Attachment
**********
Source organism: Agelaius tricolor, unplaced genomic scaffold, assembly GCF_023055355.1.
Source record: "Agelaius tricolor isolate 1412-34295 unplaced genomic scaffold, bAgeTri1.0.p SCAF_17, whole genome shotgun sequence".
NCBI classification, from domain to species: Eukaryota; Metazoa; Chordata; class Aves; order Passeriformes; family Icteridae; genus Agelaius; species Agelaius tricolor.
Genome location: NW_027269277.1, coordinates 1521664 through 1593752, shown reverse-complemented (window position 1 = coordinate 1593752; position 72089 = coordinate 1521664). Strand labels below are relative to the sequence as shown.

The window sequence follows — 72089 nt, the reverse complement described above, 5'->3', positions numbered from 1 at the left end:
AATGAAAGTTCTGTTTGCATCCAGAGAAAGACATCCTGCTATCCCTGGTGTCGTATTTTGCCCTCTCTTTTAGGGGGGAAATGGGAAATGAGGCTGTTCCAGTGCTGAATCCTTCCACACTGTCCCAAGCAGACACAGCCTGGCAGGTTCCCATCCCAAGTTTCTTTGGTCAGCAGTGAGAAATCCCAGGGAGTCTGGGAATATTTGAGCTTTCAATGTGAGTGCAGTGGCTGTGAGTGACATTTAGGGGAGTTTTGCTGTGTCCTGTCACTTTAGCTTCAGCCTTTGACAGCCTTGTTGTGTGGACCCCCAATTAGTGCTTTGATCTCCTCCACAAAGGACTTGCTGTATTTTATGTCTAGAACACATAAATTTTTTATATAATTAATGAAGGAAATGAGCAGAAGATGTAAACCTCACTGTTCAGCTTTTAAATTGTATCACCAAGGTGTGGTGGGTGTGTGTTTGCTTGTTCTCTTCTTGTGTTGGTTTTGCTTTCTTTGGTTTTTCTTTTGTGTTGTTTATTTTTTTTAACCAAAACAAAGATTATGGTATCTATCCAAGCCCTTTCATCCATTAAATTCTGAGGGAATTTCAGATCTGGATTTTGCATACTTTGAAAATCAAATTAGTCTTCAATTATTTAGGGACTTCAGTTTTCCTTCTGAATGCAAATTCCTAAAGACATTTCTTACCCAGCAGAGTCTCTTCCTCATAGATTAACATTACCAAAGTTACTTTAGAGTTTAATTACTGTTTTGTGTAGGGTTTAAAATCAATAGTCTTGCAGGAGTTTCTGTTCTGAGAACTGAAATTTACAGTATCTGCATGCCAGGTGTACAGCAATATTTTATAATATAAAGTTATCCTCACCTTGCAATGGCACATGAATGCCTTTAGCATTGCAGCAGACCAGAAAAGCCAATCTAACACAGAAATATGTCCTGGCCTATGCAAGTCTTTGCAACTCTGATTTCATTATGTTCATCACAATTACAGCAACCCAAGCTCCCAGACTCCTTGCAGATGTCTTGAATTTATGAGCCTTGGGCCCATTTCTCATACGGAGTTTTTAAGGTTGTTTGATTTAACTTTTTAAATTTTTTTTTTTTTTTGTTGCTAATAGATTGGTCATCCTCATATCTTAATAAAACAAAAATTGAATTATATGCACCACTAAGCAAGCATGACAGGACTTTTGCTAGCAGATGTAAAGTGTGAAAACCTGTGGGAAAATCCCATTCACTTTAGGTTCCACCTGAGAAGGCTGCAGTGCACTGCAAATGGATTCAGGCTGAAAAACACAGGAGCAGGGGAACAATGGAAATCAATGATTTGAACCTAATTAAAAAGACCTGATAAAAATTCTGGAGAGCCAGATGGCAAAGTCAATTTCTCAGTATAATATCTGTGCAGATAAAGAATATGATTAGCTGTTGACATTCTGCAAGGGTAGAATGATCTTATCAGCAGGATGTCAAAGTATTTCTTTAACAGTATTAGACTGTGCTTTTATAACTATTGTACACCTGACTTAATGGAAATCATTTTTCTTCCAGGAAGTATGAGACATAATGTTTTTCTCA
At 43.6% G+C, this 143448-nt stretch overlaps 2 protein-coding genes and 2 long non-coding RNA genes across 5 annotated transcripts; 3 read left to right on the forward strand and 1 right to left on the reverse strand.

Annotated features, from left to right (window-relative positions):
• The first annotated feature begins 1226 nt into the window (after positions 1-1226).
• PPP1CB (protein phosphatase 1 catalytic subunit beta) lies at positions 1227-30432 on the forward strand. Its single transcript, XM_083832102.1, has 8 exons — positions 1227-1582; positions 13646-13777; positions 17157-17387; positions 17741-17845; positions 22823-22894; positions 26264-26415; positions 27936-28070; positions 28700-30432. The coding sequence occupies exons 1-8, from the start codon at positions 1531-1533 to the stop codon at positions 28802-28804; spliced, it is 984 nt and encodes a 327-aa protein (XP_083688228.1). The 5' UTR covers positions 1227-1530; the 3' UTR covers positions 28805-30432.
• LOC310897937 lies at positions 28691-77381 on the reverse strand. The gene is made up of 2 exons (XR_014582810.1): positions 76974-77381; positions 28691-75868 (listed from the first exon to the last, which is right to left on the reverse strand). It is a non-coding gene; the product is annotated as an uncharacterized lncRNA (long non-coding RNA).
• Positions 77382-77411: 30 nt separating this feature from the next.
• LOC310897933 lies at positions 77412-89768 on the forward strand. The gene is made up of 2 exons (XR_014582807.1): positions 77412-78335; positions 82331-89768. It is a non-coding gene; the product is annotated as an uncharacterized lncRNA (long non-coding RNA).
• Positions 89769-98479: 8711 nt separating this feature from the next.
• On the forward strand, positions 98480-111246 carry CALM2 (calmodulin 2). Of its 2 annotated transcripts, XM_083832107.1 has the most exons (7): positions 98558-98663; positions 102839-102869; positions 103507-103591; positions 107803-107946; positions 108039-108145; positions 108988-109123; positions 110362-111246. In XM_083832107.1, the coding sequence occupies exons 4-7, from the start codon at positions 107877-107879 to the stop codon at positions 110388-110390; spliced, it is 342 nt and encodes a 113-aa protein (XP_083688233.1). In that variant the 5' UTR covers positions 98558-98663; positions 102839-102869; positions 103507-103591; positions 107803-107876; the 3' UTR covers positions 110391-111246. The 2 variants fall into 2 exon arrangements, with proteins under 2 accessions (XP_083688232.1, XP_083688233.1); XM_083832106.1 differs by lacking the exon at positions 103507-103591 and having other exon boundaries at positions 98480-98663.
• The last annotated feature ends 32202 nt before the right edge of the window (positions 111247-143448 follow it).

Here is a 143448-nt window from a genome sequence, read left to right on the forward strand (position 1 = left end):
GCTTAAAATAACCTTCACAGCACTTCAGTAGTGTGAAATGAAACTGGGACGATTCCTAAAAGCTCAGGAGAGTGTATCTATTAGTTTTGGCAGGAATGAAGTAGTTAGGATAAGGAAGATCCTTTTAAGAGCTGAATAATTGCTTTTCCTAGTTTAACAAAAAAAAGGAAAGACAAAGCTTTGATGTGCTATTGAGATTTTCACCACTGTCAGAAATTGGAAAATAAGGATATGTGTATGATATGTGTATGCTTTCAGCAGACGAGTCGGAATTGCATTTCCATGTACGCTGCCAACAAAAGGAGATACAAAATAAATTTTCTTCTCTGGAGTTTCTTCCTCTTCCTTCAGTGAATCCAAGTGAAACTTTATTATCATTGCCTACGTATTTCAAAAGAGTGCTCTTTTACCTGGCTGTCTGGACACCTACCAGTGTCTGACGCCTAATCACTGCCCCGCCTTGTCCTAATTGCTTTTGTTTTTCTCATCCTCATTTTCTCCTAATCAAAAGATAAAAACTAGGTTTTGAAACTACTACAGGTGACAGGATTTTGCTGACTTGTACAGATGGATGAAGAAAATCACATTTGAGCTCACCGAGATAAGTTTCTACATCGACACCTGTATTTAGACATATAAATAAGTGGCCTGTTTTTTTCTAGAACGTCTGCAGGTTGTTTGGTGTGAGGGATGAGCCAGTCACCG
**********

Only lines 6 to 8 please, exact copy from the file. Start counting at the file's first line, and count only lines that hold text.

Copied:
AATGAAAGTTCTGTTTGCATCCAGAGAAAGACATCCTGCTATCCCTGGTGTCGTATTTTGCCCTCTCTTTTAGGGGGGAAATGGGAAATGAGGCTGTTCCAGTGCTGAATCCTTCCACACTGTCCCAAGCAGACACAGCCTGGCAGGTTCCCATCCCAAGTTTCTTTGGTCAGCAGTGAGAAATCCCAGGGAGTCTGGGAATATTTGAGCTTTCAATGTGAGTGCAGTGGCTGTGAGTGACATTTAGGGGAGTTTTGCTGTGTCCTGTCACTTTAGCTTCAGCCTTTGACAGCCTTGTTGTGTGGACCCCCAATTAGTGCTTTGATCTCCTCCACAAAGGACTTGCTGTATTTTATGTCTAGAACACATAAATTTTTTATATAATTAATGAAGGAAATGAGCAGAAGATGTAAACCTCACTGTTCAGCTTTTAAATTGTATCACCAAGGTGTGGTGGGTGTGTGTTTGCTTGTTCTCTTCTTGTGTTGGTTTTGCTTTCTTTGGTTTTTCTTTTGTGTTGTTTATTTTTTTTAACCAAAACAAAGATTATGGTATCTATCCAAGCCCTTTCATCCATTAAATTCTGAGGGAATTTCAGATCTGGATTTTGCATACTTTGAAAATCAAATTAGTCTTCAATTATTTAGGGACTTCAGTTTTCCTTCTGAATGCAAATTCCTAAAGACATTTCTTACCCAGCAGAGTCTCTTCCTCATAGATTAACATTACCAAAGTTACTTTAGAGTTTAATTACTGTTTTGTGTAGGGTTTAAAATCAATAGTCTTGCAGGAGTTTCTGTTCTGAGAACTGAAATTTACAGTATCTGCATGCCAGGTGTACAGCAATATTTTATAATATAAAGTTATCCTCACCTTGCAATGGCACATGAATGCCTTTAGCATTGCAGCAGACCAGAAAAGCCAATCTAACACAGAAATATGTCCTGGCCTATGCAAGTCTTTGCAACTCTGATTTCATTATGTTCATCACAATTACAGCAACCCAAGCTCCCAGACTCCTTGCAGATGTCTTGAATTTATGAGCCTTGGGCCCATTTCTCATACGGAGTTTTTAAGGTTGTTTGATTTAACTTTTTAAATTTTTTTTTTTTTTTGTTGCTAATAGATTGGTCATCCTCATATCTTAATAAAACAAAAATTGAATTATATGCACCACTAAGCAAGCATGACAGGACTTTTGCTAGCAGATGTAAAGTGTGAAAACCTGTGGGAAAATCCCATTCACTTTAGGTTCCACCTGAGAAGGCTGCAGTGCACTGCAAATGGATTCAGGCTGAAAAACACAGGAGCAGGGGAACAATGGAAATCAATGATTTGAACCTAATTAAAAAGACCTGATAAAAATTCTGGAGAGCCAGATGGCAAAGTCAATTTCTCAGTATAATATCTGTGCAGATAAAGAATATGATTAGCTGTTGACATTCTGCAAGGGTAGAATGATCTTATCAGCAGGATGTCAAAGTATTTCTTTAACAGTATTAGACTGTGCTTTTATAACTATTGTACACCTGACTTAATGGAAATCATTTTTCTTCCAGGAAGTATGAGACATAATGTTTTTCTCA
At 43.6% G+C, this 143448-nt stretch overlaps 2 protein-coding genes and 2 long non-coding RNA genes across 5 annotated transcripts; 3 read left to right on the forward strand and 1 right to left on the reverse strand.

Annotated features, from left to right (window-relative positions):